You’re unlikely to have missed the increasing prevalence of video in use online. It’s been the exception for the last couple of years when video, even on a small scale, hasn’t been part of a client’s content strategy for their website.
Where video is being used as an additional information point on websites, I don’t think there’s much to say against it. Not everyone will want to watch your video, but (assuming other users do find it valuable) if it supplements other information, this isn’t really a concern.
Something I’ve noticed more and more though – in particular on news sites – is content being published solely in video format. Now, I don’t have any stats to back this up – and the increasing occurrences of this would kind of suggest it’s being received favourably by viewers/readers – but my personal preference is for written content online.
It’s well known that we don’t read in quite the same way online and skim read articles a lot more. I skim read a lot online, which I can’t do with video – so it’s actually rare that I press play on a video entry. What’s less rare is my being disappointed when I click through from a preview link to an article, only to find the content is only available as a video.
I actually watch a lot of video online – but mostly via iPlayer, Netflix, Eurosport etc – sites where I have gone specifically to watch video. If I’m looking to read a few news articles at breakfast or lunch – then my preference is for reading, specifically because I can skim read several articles very quickly.
I might be in the minority here. And if I am, I wonder what it is that will entice someone to watch a full 5 minute news clip, when they’d only spend, perhaps, 1 minute speed reading an equivalent written article? I’m also very interested to know more about the content strategy of sites who are using a larger amount of video content. How are they evaluating which content type is most popular with visitors? And is video being used to replace written content or supplement it?
If it is replacing what would have been written content – I would question this as a content strategy to follow for other businesses without considerable research. I can see the immediate appeal for a website in posting video. It’s probably possible to get good enough recording quality straight from a journalist’s phone, upload that straight to YouTube and embed the video into the published page. The time and cost is probably significantly less than having to type up a written version of the same thing.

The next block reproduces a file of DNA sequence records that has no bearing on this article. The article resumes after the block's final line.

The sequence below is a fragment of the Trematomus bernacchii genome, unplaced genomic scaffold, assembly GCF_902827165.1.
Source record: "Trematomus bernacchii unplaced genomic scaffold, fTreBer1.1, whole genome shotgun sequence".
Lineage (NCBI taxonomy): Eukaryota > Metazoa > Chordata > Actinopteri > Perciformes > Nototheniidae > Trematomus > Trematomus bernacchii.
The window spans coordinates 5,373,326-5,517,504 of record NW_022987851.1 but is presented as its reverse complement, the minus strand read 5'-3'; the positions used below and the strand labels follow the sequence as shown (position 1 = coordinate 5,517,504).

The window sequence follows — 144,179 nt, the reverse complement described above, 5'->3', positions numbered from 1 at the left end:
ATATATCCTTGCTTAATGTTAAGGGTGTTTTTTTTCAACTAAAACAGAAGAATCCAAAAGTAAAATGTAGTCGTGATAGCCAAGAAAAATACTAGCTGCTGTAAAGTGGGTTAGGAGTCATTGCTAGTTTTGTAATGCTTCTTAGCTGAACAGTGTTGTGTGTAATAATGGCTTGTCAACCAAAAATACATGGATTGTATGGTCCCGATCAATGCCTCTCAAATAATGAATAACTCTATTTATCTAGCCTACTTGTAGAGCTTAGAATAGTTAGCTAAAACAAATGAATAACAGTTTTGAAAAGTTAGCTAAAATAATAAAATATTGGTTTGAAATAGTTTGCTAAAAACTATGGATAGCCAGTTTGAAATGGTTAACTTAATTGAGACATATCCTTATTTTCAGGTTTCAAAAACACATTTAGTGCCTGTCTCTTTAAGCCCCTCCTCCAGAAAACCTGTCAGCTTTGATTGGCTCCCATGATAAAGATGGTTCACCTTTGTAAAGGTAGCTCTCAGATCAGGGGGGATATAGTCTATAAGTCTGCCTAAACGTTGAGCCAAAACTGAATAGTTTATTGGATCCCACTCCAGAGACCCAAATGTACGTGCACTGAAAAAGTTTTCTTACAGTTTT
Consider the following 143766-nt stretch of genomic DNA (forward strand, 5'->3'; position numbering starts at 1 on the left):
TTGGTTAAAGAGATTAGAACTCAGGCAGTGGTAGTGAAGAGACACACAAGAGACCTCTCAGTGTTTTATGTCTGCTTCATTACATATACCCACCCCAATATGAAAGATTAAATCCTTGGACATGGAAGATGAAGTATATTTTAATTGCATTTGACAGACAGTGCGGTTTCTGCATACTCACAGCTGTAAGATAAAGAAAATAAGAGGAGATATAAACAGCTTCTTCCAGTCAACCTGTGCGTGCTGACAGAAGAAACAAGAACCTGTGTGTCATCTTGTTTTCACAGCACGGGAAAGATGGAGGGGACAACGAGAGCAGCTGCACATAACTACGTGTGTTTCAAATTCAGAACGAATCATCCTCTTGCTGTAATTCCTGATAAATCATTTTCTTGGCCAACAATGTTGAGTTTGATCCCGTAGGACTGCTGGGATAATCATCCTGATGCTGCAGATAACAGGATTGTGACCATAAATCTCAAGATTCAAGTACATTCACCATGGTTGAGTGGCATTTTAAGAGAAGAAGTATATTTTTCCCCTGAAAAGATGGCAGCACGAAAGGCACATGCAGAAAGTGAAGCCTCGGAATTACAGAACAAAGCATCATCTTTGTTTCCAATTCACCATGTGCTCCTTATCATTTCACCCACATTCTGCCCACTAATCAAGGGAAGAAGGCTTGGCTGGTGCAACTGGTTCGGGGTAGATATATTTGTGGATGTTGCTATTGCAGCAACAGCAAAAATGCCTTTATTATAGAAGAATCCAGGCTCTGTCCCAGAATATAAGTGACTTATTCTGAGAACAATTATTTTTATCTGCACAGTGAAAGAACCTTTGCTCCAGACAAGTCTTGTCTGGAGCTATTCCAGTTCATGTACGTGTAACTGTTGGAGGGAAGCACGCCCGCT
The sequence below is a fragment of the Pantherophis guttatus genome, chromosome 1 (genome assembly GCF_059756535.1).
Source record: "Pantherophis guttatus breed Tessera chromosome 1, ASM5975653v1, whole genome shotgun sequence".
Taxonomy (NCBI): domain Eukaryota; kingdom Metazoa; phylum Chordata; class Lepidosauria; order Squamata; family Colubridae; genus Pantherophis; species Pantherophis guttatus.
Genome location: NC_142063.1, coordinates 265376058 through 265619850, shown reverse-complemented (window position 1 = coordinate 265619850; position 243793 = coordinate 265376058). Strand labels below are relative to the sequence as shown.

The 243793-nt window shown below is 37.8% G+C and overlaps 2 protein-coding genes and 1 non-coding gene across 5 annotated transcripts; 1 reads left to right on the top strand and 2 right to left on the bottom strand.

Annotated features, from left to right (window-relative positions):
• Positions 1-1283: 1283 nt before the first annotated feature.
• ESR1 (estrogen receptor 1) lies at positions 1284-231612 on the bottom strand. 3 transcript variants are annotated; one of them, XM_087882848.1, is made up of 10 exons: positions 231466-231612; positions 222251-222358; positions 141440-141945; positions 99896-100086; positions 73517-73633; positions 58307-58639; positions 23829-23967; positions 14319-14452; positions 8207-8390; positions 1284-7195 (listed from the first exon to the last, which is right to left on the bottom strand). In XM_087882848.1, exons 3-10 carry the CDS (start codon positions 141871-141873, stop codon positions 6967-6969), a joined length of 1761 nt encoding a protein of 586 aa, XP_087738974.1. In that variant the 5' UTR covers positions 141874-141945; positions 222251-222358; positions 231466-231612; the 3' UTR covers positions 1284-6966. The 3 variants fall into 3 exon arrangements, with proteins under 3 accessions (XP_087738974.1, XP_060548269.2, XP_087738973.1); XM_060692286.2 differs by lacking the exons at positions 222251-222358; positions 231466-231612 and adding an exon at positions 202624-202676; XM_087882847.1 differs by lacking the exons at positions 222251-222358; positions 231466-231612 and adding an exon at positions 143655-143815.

The downsides I see are:
- People like me who want to be able to quickly read content rather than slowing down my content intake to watch a video
- Potential SEO implications of missing searchable content
- How this is received by mobile users – even if they’re theoretically happy watch video rather than reading, the bandwidth usage might deter them from regularly streaming video content to their mobile
All this said – in all honesty I can only see even greater use of video online in the future. I’m sure the bandwidth issues won’t always be a concern and perhaps the great brains at Google will devise ways of extracting context and content from video for the purposes of search. But the viewing time will always remain. It’s probably an opportunity for some new technology to find a way of allowing users to process video content with the same speed we can now process written content. It will be interesting to see how content formats and intake adapts over the coming years.
Hopefully this all serves to highlight the importance of having a well considered content strategy in place for your website. Not just following what has been successful in the past, but looking to take advantage of new media in a way that is valuable for your audience and business goals.
Originally by John Cowen for mekonta.co.uk